Sachin Tendulkar Rakes up Monkeygate Row, Ricky Ponting Shoulders Arm
Sachin Tendulkar has revealed in autobiography that India almost abandoned the Australian tour after the Monkeygate scandal featuring Harbhajan Singh and Andrew Symonds.
Ricky Ponting has steered clear of the Monkeygate controversy that has made headlines again after Sachin Tendulkar released his autobiography - Playing It My Way - in Mumbai on Wednesday.
The retired Australian captain, who was one of the main protagonists of the ill-tempered Sydney Test in 2007-2008, has ducked questions on Tendulkar's revelation that India were on the brink of calling off the tour after Harbhajan Singh and Andrew Symonds were involved in an ugly exchange of words. (Sachin Didn't Know About Match-Fixing Scandal)
In his autobiography, Tendulkar claimed the incident during the New Year Test in Sydney - in which Symonds' said he was racially abused by Harbhajan -- almost led to India abandoning the tour.
The matter was reported to match referee Mike Procter. Tendulkar reiterates in his book that Harbhajan did not racially abuse Symonds, and that the report lodged by then Australian captain Ponting and the subsequent hearing "almost caused the tour to be called off." (Top 10 Quotes from the Book)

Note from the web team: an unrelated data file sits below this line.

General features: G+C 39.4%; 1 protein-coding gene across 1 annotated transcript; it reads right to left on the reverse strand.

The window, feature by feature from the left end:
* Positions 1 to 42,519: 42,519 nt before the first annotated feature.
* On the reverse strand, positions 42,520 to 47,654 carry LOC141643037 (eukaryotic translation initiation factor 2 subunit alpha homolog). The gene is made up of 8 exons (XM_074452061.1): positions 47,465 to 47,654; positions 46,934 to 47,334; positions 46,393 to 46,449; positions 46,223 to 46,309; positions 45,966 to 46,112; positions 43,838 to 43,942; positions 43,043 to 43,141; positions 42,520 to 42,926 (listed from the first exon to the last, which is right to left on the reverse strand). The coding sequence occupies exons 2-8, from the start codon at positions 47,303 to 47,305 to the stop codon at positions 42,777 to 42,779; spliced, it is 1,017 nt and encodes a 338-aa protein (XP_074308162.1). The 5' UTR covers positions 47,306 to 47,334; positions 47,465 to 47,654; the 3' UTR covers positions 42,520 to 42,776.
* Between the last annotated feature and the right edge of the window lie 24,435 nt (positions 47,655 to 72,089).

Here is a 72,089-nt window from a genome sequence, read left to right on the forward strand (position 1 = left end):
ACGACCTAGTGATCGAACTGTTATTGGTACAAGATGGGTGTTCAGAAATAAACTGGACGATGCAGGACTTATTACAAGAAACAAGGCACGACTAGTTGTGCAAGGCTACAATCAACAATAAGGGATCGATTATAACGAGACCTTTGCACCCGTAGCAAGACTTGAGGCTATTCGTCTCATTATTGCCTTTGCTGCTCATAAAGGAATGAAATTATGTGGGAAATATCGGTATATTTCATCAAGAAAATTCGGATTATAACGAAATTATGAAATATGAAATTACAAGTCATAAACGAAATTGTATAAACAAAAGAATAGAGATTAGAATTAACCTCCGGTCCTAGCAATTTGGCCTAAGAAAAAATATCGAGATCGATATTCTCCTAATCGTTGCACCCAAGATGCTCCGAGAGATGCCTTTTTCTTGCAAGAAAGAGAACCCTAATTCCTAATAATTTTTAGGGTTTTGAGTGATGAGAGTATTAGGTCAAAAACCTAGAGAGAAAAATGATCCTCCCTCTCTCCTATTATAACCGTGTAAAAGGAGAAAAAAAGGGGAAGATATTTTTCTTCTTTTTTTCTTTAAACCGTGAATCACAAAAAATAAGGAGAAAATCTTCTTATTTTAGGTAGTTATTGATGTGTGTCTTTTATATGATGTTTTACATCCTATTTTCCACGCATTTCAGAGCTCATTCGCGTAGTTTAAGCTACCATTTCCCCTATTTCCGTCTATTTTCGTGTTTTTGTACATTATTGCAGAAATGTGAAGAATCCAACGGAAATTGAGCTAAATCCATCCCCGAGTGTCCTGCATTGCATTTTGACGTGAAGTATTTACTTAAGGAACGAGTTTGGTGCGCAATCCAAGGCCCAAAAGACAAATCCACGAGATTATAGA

Ponting, who has quite vocal about the incident, has now changed his stance. "I've spoken about it a lot in my book, haven't I?" Ponting said on Thursday.
"I've spoken a lot about it in press conferences and things around the world for a lot of years now. I've got nothing to add to it because he (Tendulkar) is giving his side of events, and I've given my side of events in the past. (Ganguly Relives the Old Days)
"All I can say is, hand on heart, I did everything I was expected to do by the betterment of the game and by the betterment of society," Ponting said.
"I must reiterate we were very serious about the boycott ... and we were fully prepared to accept the consequences of walking out on the tour, knowing that such an action might have resulted in the ICC banning the Indian team," Tendulkar says in his book. (Anjali Went to Sachin's House Posing as a Journalist)
"What surprised me most was the haste with which the Australians had lodged their complaint.
"I still believe that the matter would not have been blown so out of proportion if Ponting had discussed it with the (Indian) captain Anil Kumble, Harbhajan and the Indian team management before reporting the incident to Mike Procter, the match referee.
"In turn, Mike Procter could also have handled the matter with a little more sensitivity."
Tendulkar's book has already achieved record sales.